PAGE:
Image attribution: Photo by on Unsplash 

Ancient China

An odd place to start. And not the place we associate with beer. That is usually associated with Ancient Egypt. Which is not quite true. 

The first ales (cereal based) were made in China about 5,000 years ago. The main reason for that was the use of germination to process grains like barley and millet ie convert the starches to sugars in the same manner used today. Another innovation was to also use another grain, Jobs Tears or Adlay millet as a filler. Some other starchy material like yams or lily roots may have been added.

The result would have been more of a thick, porridge-like mash. Unlike modern ales and beers the step to filter out the mash was not included, the liquid would be consumed with a straw.

We have direct evidence of this from food and drink left as grave offerings. Along with the pots and equipment used to prepare and process the mash. There is even evidence of multiroomed buildings constructed to brew beer and then consume it.

Not sure of how long it might have been stored. Ales were not filtered or hopped. Most likely they would have been produced in batches for specific events and consumed very soon after brewing.

Ancient Sumer

The traditional origin for ales and beers in the Middle East and then Europe was from Mesopotamia. Sumer [modern Iraq] is where the evidence of large scale brewing is found. Both in archaeological evidence and written records. It fixes the earliest evidence of mass production at about 5500 years ago.

It is thought that with the large scale growing of barley, there was a store of grain that sprouted. Not able to either sow it or grind it, this was then boiled up with water to form the mash. The sugars from germination fermented from wild yeasts. The original ale that would have been both calorific and enriched with vitamins.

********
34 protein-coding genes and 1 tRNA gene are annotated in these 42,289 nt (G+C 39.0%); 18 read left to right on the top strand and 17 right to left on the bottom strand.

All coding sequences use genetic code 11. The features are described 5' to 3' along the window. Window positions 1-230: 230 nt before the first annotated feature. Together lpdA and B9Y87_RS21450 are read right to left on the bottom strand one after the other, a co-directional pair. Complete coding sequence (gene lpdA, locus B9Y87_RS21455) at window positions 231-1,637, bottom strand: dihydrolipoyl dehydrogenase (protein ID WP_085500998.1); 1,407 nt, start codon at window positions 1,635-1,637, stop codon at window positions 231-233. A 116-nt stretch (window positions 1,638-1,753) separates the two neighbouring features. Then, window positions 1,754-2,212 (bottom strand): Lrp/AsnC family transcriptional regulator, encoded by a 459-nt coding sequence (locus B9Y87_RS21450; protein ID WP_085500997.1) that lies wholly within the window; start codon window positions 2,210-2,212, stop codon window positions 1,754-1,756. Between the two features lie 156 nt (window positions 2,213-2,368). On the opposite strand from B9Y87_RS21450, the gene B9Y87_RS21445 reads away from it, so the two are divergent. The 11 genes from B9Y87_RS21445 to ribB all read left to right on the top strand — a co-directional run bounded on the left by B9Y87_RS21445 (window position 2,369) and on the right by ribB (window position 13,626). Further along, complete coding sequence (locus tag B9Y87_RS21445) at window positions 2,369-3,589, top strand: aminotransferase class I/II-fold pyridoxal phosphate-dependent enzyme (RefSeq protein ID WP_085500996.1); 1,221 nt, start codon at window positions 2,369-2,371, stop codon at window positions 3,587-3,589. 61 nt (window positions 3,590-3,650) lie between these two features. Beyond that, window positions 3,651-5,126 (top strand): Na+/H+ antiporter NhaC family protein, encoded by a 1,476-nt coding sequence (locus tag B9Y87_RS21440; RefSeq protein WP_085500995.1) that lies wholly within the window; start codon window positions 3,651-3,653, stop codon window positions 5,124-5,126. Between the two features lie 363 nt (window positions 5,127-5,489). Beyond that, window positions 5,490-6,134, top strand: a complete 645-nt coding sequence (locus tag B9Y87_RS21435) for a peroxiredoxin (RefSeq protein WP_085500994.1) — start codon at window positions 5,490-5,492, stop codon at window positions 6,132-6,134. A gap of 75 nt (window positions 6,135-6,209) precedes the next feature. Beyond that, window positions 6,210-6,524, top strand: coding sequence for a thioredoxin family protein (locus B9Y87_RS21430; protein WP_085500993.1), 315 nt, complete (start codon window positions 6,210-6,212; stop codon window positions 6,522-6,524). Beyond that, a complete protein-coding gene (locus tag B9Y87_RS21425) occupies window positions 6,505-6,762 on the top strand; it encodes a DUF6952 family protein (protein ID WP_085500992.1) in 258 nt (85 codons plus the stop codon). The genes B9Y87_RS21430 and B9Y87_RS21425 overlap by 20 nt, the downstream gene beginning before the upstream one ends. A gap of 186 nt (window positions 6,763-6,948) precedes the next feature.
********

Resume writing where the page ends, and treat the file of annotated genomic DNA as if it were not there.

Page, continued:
Later on, the process was extended by using baked loaves of barley to increase the bulk of the mash. And, depending on the needs of the brewer or customer, dates and/or honey - high in sugar - were added to increase the alcohol content along with other additives. There is also evidence of lagering, the practice of storing the result in cool rooms. That suggests that a fairly stronger alcoholic content could be obtained.

There was even a 'Beer Goddess', Ninkasi. Brewers would sing a hymn during their work to honour her:

You are the one who holds with both hands the great sweet wort,

Brewing [it] with honey [and] wine

(You the sweet wort to the vessel)

Ninkasi, (...)(You the sweet wort to the vessel) 

The beer was drunk with a straw to avoid the leftover mash floating on the surface. Most were simple reeds, but the wealthy often had gold or silver ones. The straws were often then fitted with a filter to further keep the drink free of mash.

In 1989, an American beer company used an ancient recipe to reproduce it. It was said to be be effervescent and smooth, with the aroma of dates.

Image (left) : Depiction on seal showing beer drinking. 

Original (and image) from the British Museum.

Karhu beer logo from wikicommons

Finland : The Land of Heroes (and Beer)

One of the oldest mythic traditions in the Modern Nordic nations comes from Suomi (Finland in English). It is a long oral poem collected in the 19th Century from sources across Finland and Karelia. There is no time period given to this tale, the Kalevala or Land of Heroes. But from the themes it would be dated to the Nordic Bronze Age around 3500 to 2500 before the present.

The Kalevala is a story of the founding of the nation of Finland and the struggles between heroic characters. It also tells of the forging and subsequent loss of the Sampo, a magical mill that could deliver abundance to its owner. In it however, are certain parts that describe what are quite ordinary events, the sowing and harvest, baking bread and the brewing of beer. In the case of the wedding of the daughter of Louhi, the hostess of Pohya:

"Whence indeed will come the liquor,

Who will brew me beer from barley,

Who will make the mead abundant,

For the people of the Northland'